Whether you think you have the next big invention, you’re starting out in private practice or consulting, or you have a great business idea ready for prime time, setting up a corporation has a broad range of benefits. A corporation is a separate legal entity from its founders, owners and/or employees, which has many of the same legal rights as a person (but no, they can’t vote) and shares many of the same responsibilities, including paying taxes. Besides the obvious tax advantage inherent to becoming a corporate entity, setting up a corporation allows you to share ownership in a business venture, and often protects your personal assets from corporate losses, if things don’t quite go to plan.
In New York State, there are three main types of corporations: S corporations (the largest, which can be, but aren’t necessarily, publicly traded), limited liability corporations (LLCs, which are the preferred choice for small businesses), and partnerships (a common structure for law firms and medical practices, where the individual members maintain their own accounts). LLCs are usually the easiest corporations to set up, requiring only a filing fee and a modest amount of paperwork.
In order to start your own corporation, the essential step is filing a Certificate of Incorporation with New York’s Department of State. But while this can be done with one simple form, remember that setting up a corporation is a major decision — it is strongly suggest to consult with a lawyer, a financial advisor, or both before you file the paperwork. But to give you an idea of the process and what is involved, here are some of the choices you will need to make before you file
Choosing a name for your corporation: Once you have filed this DBA (doing business as) name, it is somewhat difficult to change. Make sure you pick something that is memorable, relevant to what your business does, and most importantly of all, unique. Every corporation in New York must have a different name, and you will be required to announce your business’ name in the local Newspaper of Record.
Stating your corporation’s purpose: Normally a mere formality, in which you can keep the state’s standard language. However, if your corporation intends to practice a profession (medicine, law or engineering), or otherwise be involved in a field with state licensing requirements, such as education or child care, this is where you need to make that declaration, and there may be subsequent steps involved with your profession’s board of licensure.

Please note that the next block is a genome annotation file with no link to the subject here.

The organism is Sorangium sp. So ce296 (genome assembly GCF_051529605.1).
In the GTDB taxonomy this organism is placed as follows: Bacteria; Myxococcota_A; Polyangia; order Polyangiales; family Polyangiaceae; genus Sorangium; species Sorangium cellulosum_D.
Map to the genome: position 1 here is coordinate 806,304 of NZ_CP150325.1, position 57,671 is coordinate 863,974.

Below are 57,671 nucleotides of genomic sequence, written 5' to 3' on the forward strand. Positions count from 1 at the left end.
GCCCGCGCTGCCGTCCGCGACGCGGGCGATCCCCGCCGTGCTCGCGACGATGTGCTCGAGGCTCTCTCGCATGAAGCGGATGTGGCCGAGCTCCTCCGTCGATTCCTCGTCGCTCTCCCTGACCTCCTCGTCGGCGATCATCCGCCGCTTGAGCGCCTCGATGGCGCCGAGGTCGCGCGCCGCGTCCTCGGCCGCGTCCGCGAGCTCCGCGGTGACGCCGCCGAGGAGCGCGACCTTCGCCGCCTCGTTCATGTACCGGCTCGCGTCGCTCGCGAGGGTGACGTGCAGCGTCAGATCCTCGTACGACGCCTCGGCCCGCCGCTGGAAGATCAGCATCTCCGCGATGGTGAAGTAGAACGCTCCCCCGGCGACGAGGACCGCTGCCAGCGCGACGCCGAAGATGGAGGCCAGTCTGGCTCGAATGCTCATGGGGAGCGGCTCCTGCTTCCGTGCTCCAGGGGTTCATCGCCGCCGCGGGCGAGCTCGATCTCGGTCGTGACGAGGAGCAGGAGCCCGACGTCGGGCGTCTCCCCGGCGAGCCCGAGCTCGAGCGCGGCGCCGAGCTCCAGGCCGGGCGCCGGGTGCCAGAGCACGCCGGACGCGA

County location: This one is simple – list the county where your business will be based, which is important for tax purposes, as well as possible tax credits and other development funds from county Industrial Development Agencies.
Stock structure: This is where you decide how shares of your company will be apportioned, in other words, who in your business will own how much of it. Some shares can be designated for future distribution, but since you’re filing for an LLC and the shares can’t trade on the stock market, this decision carries exceptional weight for smaller businesses. Think especially carefully about who can get a controlling stake, and combine for over 51% of the total voting shares! Accounting for this now can prevent an expensive surprise later when employees or investors try to take over.
Designation for Service of Process: Usually, but not always, your lawyer, the designatee for service is who will receive the paperwork in the event your corporation is sued.
As long as your articles of incorporation meet these five requirements, and you pay the $125 filing fee, your application should be approved. Setting up a corporation is the easy part though — now that you have a small business of your own, you may need small business financial advice to avoid the pitfalls many inexperienced business owners face.